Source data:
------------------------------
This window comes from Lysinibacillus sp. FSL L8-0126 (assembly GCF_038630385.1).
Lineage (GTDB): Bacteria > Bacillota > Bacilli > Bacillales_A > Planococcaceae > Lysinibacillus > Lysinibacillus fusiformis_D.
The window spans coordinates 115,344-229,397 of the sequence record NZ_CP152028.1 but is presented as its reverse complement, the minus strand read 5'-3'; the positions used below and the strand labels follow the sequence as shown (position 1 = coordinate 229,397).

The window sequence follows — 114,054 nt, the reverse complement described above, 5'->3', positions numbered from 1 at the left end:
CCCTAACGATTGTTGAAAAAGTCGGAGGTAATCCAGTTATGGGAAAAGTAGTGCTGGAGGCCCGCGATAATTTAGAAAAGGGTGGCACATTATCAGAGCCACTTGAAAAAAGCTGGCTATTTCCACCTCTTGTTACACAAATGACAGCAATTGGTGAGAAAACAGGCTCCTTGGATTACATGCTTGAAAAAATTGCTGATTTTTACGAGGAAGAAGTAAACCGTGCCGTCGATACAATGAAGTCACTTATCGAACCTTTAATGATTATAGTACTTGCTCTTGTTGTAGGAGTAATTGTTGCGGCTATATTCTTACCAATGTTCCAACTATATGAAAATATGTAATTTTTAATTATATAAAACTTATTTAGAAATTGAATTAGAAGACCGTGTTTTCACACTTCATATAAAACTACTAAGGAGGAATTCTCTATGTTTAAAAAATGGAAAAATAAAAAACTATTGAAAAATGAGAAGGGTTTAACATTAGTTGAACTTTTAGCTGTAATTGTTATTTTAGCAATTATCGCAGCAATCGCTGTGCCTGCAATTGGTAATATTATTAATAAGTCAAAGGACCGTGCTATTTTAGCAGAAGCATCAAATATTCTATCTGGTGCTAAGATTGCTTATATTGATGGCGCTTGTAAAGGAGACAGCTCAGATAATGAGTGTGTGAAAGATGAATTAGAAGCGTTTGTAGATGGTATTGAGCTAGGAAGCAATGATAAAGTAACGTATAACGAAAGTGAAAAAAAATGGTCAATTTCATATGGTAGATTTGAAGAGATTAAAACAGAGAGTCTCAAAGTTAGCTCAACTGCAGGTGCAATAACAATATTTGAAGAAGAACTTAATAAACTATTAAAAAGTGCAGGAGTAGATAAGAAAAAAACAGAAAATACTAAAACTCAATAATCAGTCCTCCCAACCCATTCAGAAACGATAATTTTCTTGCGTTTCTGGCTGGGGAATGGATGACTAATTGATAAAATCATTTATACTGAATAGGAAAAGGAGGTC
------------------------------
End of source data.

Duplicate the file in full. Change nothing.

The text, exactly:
This window comes from Lysinibacillus sp. FSL L8-0126 (assembly GCF_038630385.1).
Lineage (GTDB): Bacteria > Bacillota > Bacilli > Bacillales_A > Planococcaceae > Lysinibacillus > Lysinibacillus fusiformis_D.
The window spans coordinates 115,344-229,397 of the sequence record NZ_CP152028.1 but is presented as its reverse complement, the minus strand read 5'-3'; the positions used below and the strand labels follow the sequence as shown (position 1 = coordinate 229,397).

The window sequence follows — 114,054 nt, the reverse complement described above, 5'->3', positions numbered from 1 at the left end:
CCCTAACGATTGTTGAAAAAGTCGGAGGTAATCCAGTTATGGGAAAAGTAGTGCTGGAGGCCCGCGATAATTTAGAAAAGGGTGGCACATTATCAGAGCCACTTGAAAAAAGCTGGCTATTTCCACCTCTTGTTACACAAATGACAGCAATTGGTGAGAAAACAGGCTCCTTGGATTACATGCTTGAAAAAATTGCTGATTTTTACGAGGAAGAAGTAAACCGTGCCGTCGATACAATGAAGTCACTTATCGAACCTTTAATGATTATAGTACTTGCTCTTGTTGTAGGAGTAATTGTTGCGGCTATATTCTTACCAATGTTCCAACTATATGAAAATATGTAATTTTTAATTATATAAAACTTATTTAGAAATTGAATTAGAAGACCGTGTTTTCACACTTCATATAAAACTACTAAGGAGGAATTCTCTATGTTTAAAAAATGGAAAAATAAAAAACTATTGAAAAATGAGAAGGGTTTAACATTAGTTGAACTTTTAGCTGTAATTGTTATTTTAGCAATTATCGCAGCAATCGCTGTGCCTGCAATTGGTAATATTATTAATAAGTCAAAGGACCGTGCTATTTTAGCAGAAGCATCAAATATTCTATCTGGTGCTAAGATTGCTTATATTGATGGCGCTTGTAAAGGAGACAGCTCAGATAATGAGTGTGTGAAAGATGAATTAGAAGCGTTTGTAGATGGTATTGAGCTAGGAAGCAATGATAAAGTAACGTATAACGAAAGTGAAAAAAAATGGTCAATTTCATATGGTAGATTTGAAGAGATTAAAACAGAGAGTCTCAAAGTTAGCTCAACTGCAGGTGCAATAACAATATTTGAAGAAGAACTTAATAAACTATTAAAAAGTGCAGGAGTAGATAAGAAAAAAACAGAAAATACTAAAACTCAATAATCAGTCCTCCCAACCCATTCAGAAACGATAATTTTCTTGCGTTTCTGGCTGGGGAATGGATGACTAATTGATAAAATCATTTATACTGAATAGGAAAAGGAGGTC